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My answer to a request for explaining scopes . . . .


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#1 Grim Reaper

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Posted 20 October 2008 - 09:03 pm

Rifle telescopes
Explained

Rifle telescopes (‘scopes’ hereafter) can be very daunting and confusing things on the whole -, particularly if being looked at for the first time. Hopefully, this document will go some way towards cutting down on some (or doing away with it altogether) of the confusion that tends to confront us.

Telescopes are, essentially, a tube containing several lenses (sometimes as many as eight) some set together, and some set apart from each other within the same scope. In amongst them somewhere, is a thing called a ‘cross-hair’ or ‘reticule’ – this is what you place on your target. The very centre of the reticule should (all things being equal) dictate exactly where your pellet or bullet will strike on the actual target.

At the very front of most scopes, there is what is termed the ‘objective bell’ – this of course contains the main objective lens (the largest in the scope), while at the opposite end is what is called the ‘eye bell’ – this is the part nearest your eye when you look through the scope. All scopes will have a focus ring at the eye bell end – this is used so that you can get the reticule in the sharpest and clearest definition for your own eyesight.

Some scopes are termed ‘fixed’ magnification (mag.) – these scopes will not be able to be altered in any way, in terms of magnification power – ‘what you see is what you get’, type of thing. Then of course there are the ‘variable’ mag. scopes, these will have an adjustable magnification – anything typically from say, 3-9x for most scopes, and some scopes will go from 6-24x magnification. Each type of mag. parameter has its own uses – it is down to each of us to decide what we want of the scope we want to own.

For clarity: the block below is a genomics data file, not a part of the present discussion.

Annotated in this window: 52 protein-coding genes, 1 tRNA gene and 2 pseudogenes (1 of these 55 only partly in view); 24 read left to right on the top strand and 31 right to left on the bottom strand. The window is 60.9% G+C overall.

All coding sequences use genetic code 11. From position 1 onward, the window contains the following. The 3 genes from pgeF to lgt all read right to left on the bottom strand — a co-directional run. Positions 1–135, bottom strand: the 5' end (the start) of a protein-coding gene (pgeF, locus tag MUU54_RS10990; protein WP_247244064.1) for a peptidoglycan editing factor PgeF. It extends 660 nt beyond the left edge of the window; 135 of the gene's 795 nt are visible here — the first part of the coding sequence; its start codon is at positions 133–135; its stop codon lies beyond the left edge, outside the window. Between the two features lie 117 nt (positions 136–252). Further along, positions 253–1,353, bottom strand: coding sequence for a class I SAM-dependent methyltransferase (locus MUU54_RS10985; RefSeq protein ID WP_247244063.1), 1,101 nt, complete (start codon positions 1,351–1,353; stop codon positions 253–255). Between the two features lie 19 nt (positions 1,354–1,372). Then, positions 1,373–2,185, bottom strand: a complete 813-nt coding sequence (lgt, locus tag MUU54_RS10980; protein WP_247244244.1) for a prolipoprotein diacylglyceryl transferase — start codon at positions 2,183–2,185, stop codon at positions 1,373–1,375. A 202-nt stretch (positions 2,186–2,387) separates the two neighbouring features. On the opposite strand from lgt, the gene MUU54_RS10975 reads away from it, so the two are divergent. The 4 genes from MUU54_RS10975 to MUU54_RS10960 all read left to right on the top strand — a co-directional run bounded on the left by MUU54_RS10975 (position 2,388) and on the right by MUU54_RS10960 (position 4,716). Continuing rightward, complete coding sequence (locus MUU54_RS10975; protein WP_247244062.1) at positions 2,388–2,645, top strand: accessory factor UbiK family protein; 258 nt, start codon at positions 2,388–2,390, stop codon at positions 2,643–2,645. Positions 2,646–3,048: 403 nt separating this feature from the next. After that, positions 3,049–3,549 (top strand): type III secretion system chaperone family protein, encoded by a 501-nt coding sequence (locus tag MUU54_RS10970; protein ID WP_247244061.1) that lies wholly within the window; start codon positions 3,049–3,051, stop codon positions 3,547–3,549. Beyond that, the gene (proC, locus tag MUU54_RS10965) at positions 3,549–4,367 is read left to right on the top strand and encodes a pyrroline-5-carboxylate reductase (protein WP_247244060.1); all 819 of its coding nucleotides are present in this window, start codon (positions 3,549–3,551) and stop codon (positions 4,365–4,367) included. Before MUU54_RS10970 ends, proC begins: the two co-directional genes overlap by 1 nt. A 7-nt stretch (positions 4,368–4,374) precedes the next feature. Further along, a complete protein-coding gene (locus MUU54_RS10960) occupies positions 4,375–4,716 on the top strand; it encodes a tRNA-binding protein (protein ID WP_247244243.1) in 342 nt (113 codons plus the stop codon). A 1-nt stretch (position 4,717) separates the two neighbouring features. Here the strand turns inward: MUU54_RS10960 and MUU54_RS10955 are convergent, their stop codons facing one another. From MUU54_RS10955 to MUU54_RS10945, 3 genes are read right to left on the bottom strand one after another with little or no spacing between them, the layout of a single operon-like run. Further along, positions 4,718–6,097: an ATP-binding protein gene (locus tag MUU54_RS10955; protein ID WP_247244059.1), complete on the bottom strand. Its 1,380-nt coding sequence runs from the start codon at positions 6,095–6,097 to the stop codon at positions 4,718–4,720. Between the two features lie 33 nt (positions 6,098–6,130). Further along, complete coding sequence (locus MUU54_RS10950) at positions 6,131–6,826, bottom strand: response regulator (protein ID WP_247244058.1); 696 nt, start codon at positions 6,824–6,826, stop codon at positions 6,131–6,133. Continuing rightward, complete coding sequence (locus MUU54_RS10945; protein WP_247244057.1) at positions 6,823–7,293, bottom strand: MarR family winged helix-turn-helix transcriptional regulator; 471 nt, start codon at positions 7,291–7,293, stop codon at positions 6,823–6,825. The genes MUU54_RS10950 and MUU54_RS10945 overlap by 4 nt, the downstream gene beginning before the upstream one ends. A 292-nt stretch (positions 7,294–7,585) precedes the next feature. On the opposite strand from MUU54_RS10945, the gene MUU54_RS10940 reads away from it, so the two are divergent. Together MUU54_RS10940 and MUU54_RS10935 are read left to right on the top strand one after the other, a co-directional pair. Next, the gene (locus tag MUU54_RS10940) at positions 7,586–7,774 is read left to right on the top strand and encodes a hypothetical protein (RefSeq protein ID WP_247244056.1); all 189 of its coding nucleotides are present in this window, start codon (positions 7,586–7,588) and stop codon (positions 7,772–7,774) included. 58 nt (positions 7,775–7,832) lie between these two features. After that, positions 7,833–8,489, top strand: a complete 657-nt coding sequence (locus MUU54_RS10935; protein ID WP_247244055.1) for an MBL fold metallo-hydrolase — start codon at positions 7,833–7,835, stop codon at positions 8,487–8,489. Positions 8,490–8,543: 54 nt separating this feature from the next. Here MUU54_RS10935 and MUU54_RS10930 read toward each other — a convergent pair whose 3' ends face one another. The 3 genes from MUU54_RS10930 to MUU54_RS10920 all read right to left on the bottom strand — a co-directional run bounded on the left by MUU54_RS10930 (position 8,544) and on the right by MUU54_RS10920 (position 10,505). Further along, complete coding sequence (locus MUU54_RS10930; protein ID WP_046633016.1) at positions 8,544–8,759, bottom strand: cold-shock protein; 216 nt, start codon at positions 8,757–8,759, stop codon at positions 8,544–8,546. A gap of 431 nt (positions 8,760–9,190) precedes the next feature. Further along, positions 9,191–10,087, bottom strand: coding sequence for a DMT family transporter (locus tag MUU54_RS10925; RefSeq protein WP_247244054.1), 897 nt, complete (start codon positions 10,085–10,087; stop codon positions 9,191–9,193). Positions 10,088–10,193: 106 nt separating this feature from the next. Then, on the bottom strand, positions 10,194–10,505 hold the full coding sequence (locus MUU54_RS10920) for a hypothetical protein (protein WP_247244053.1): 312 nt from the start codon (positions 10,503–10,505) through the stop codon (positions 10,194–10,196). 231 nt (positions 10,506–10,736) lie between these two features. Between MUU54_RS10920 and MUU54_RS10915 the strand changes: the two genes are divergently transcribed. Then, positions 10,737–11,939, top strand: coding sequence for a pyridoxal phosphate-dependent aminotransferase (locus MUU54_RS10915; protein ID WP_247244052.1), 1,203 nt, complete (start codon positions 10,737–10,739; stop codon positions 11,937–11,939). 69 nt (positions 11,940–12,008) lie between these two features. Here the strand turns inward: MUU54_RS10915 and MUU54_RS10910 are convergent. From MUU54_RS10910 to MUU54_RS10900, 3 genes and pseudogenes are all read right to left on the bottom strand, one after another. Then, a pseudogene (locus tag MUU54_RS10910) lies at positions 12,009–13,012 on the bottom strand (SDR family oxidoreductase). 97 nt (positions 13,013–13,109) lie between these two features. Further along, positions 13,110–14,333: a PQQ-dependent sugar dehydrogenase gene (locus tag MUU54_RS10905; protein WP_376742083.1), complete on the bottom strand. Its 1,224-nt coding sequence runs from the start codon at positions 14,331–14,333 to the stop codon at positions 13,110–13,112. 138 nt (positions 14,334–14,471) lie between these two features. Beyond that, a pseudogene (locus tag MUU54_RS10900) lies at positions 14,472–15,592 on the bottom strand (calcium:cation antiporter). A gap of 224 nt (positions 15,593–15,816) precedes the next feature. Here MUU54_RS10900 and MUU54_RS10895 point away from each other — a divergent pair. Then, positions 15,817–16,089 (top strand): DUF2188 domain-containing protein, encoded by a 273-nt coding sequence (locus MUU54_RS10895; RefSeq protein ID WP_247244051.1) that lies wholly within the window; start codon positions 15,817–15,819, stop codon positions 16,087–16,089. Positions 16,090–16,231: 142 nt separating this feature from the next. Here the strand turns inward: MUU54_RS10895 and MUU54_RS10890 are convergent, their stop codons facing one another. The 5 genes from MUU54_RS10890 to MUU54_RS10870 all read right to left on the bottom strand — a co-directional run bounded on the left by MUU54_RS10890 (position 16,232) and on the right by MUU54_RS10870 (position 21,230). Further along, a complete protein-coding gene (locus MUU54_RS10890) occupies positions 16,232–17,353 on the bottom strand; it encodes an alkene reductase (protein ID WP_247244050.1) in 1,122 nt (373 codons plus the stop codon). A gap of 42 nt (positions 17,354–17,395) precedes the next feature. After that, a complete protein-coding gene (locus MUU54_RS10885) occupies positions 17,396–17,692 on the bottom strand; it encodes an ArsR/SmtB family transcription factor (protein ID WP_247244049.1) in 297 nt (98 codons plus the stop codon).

There are scopes that have a facility where you can focus the target to the point where (like the cross hair focus ring) the target is in sharp focus, you can then read the number that lines up with an index mark on the scope itself – and this will give you the distance to the target (either in yards, or meters). Having said that, not all scopes have the adjustable focus at the objective end – there are also others that have an ‘extra’ turret on the left hand side to do the same thing. These scopes can be fitted with a wheel that fits directly onto the turret – they are known as scope wheels, and also as side wheels; these make the adjustment a bit easier to do whilst looking through the scope.



EYE BELL PARTS:

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- - - - - - - Eye Lens - - - - - - - - - - - - - - - - - - - - - - - -Reticule focus - - - Magnification
- - - - - - Securing ring - - - - - - - - - - - - - - - - - - - - - - - - Lock nut - - - - - - - Ring

Focusing this scope eye bell is achieved by grasping the eye bell itself, and twisting until sharp, clear focus of the reticule is gained, and then nipping the locking nut back up against the eye bell – to finger tightness only.

Posted Image


The pictures above are those of my 3-9x40 Simmons riflescope; this has an adjustable magnification facility – from 3x, up to 9x power. It has adjustable reticule focus as well, by way of twisting the eye bell, and locking it in place using the focus lock ring once sharp and clear focus of the reticule has been attained.


Looking through the scope

Many people would seem to be somewhat confused as to how the image they are confronted with,
When looking through a scope, should look. This section should go some way to solving this particular quandary. If you observe the following picture, you will notice there are two separate views, which are individually notated as to what they refer to – this is the correct view, and the incorrect view through a scope.

Posted Image